Family migration changes announced
The government has today announced sweeping changes to family immigration rules which will come into force on 9th July, 2012:-
- There will be a minimum earnings requirement of £18,600 in order to sponsor spouses, fiancées, partners and civil partners for settlement in the UK. If a child is also sponsored the minimum earnings requirement will be £22,400 and £2,400 for each further child.
- The probationary period for spouses and partners will be extended from two years to five years.
- A five-year probationary period for settlement for partners of Points based System Migrants (as opposed to the current two-year period)
- Immediate settlement for spouses who have lived with the UK national overseas for four years will be abolished.
- All applicants for settlement will be required to pass the Life in the UK Test and an approved English language test to level B1 CEFR standard (unless exempt)
- Adult and elderly dependent relatives will be additionally required to show they require long-term personal care from the relative in the UK and they must apply from overseas
- The definition of family visitor will be restricted to close family members and the right of appeal against refusal of family visit applications will be removed entirely in 2013
- New, detailed guidance to UKBA caseworkers will be published to help them determine genuine from non-genuine relationships
- The 14-year Unlawful Residence Rule will be withdrawn and replaced by a new Rule generally requiring 20 years’ continuous residence before a claim to a right to stay in the UK on an Article 8 human rights basis can be established (the 10-year Lawful Residence Rule will remain). Leave to remain would be granted for 30 months only with indefinite leave available only after ten years of this limited leave, i.e. an applicant would need to apply 4 times for an extension of stay before receiving ILR. This new rule will apply to those already in the UK who have not applied before 9th July, 2012. New provisions will also be introduced to enable a grant of leave to remain on an Article 8 basis in respect of: minors who have seven year’s continuous residence in the UK; those aged 18-24 who have spent more than half their life in the UK; those who have less than 20 years’ residence but have no remaining ties with their country of origin.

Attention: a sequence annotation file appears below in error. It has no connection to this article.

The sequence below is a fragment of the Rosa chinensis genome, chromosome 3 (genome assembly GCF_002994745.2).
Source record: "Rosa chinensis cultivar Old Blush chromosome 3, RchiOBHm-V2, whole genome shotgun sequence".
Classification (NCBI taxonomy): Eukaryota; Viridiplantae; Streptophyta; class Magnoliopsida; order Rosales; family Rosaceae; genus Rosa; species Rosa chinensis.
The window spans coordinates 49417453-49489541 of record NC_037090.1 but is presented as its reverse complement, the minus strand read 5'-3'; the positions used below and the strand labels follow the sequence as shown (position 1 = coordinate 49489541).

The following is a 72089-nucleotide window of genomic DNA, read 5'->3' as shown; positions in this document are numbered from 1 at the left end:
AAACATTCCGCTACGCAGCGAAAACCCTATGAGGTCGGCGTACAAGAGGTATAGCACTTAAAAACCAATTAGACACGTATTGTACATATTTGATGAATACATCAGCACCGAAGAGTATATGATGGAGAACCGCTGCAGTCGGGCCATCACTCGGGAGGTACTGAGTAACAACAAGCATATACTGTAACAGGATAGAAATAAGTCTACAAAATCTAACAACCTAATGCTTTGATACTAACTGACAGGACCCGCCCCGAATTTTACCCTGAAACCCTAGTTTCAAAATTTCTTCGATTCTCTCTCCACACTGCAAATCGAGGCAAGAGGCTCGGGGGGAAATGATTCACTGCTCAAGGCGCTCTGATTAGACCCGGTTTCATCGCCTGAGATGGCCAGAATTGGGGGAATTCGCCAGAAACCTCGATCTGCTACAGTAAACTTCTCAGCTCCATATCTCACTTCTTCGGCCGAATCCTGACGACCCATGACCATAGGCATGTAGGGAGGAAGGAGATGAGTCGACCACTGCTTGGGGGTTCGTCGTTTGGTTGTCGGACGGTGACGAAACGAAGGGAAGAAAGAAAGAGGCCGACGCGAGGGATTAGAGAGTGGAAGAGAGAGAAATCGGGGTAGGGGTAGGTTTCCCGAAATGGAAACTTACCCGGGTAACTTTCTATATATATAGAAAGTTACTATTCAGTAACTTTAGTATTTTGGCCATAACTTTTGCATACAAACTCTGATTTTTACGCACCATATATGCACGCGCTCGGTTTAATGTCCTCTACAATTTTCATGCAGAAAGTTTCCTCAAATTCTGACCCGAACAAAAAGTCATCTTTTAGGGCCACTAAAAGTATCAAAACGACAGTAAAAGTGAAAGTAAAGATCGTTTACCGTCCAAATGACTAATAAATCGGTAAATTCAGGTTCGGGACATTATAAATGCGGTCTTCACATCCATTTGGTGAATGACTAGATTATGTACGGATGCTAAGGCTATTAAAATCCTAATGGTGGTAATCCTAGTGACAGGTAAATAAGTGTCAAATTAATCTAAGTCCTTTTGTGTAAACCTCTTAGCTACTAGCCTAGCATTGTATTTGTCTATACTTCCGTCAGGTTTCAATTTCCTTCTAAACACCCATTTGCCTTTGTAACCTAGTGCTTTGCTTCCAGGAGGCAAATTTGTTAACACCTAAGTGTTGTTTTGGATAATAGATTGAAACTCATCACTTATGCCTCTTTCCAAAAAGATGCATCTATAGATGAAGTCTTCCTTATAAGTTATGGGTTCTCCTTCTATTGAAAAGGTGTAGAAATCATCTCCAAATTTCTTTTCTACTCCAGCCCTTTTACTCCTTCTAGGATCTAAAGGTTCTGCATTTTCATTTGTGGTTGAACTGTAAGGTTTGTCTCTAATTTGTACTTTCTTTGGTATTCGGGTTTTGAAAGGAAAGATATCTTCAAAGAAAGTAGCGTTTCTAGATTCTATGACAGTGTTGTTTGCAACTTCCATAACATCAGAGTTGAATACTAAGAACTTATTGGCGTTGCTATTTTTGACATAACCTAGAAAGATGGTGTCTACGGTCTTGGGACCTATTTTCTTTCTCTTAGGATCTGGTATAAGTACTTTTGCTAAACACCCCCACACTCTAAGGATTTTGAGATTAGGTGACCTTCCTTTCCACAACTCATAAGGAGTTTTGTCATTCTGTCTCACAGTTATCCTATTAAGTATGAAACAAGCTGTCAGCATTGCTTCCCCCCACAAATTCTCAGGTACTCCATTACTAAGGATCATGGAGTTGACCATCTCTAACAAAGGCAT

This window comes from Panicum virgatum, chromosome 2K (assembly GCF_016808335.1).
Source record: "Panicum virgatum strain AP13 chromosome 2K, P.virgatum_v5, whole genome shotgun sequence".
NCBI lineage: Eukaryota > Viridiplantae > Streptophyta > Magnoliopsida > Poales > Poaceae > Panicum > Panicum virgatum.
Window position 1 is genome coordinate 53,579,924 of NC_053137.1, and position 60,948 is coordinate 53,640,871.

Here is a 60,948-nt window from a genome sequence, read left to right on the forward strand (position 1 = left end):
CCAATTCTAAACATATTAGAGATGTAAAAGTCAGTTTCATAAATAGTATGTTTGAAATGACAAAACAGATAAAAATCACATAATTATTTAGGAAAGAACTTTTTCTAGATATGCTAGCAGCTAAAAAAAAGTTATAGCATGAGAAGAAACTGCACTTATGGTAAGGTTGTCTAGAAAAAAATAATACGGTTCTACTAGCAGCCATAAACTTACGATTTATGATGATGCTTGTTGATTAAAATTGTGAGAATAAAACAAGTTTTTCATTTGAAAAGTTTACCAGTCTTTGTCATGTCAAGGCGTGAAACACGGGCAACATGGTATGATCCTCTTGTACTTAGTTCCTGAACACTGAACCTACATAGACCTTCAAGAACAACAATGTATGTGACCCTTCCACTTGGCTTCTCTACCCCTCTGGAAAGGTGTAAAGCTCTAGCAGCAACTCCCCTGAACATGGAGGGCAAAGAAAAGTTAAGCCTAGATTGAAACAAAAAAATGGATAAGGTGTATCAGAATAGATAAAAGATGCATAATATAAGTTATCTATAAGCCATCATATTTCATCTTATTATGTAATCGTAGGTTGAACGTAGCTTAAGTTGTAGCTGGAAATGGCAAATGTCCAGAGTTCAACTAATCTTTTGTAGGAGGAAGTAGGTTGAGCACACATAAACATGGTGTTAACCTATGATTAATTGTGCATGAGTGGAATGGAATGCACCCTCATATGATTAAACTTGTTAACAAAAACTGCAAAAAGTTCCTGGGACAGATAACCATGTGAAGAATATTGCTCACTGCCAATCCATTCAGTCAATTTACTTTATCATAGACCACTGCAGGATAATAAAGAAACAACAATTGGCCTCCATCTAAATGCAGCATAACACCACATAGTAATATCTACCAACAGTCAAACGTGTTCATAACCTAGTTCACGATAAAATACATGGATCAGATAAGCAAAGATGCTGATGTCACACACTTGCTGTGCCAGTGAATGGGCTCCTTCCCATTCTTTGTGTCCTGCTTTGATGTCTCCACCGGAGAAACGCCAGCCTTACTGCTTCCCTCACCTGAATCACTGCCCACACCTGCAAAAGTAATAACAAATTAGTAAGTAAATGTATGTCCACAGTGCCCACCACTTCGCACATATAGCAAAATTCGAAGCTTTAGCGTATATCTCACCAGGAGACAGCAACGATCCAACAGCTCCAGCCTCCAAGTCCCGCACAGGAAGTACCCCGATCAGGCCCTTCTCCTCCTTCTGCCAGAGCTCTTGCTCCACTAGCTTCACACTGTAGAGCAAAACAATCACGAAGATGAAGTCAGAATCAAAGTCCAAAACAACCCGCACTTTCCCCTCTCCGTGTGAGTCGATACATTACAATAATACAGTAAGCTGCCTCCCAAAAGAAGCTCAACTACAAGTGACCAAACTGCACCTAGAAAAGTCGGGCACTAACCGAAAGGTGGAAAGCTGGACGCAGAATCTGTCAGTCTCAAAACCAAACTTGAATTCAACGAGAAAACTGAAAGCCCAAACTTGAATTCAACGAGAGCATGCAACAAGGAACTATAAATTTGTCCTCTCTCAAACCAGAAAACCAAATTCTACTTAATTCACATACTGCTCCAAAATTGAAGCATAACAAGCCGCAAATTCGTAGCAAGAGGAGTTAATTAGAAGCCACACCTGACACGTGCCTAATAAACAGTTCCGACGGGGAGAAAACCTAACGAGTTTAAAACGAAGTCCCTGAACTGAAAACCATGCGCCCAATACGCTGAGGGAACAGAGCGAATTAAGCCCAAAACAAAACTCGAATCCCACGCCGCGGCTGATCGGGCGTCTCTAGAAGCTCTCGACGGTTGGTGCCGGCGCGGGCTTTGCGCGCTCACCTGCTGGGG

- New Immigration Rules providing routes to settlement on the basis of Article 8 rights (5 and 10-year qualifying periods, depending on the circumstances)
- New criteria within the Immigration Rules on how criminality will affect applications for leave to remain on an Article 8 basis
- New criteria within the Immigration Rules in respect of the effect of family and private life circumstances on decisions taken to deport criminals
- Applications for further leave to remain from family members will be refused if they have overstayed by more than 28 days (discretion can be exercised in exceptional cases). Currently there is no basis for refusing an application for leave to remain simply for being out of time. As from 1st October 2012 this blanket refusal of applications made out of time by more than 28 days will apply to all immigration categories
- A relaxed re-entry ban will apply where an applicant has previously overstayed by more than 90 days, as opposed to the current 28 days (from 1st October 2012)
- Where an application is made in time and is rejected as invalid the 28 days will start from when the application was rejected as opposed to when leave expired (from 1st October 2012)
- South Korea will be added to the Youth Mobility Scheme
Posted in English on Jun 10, 2012.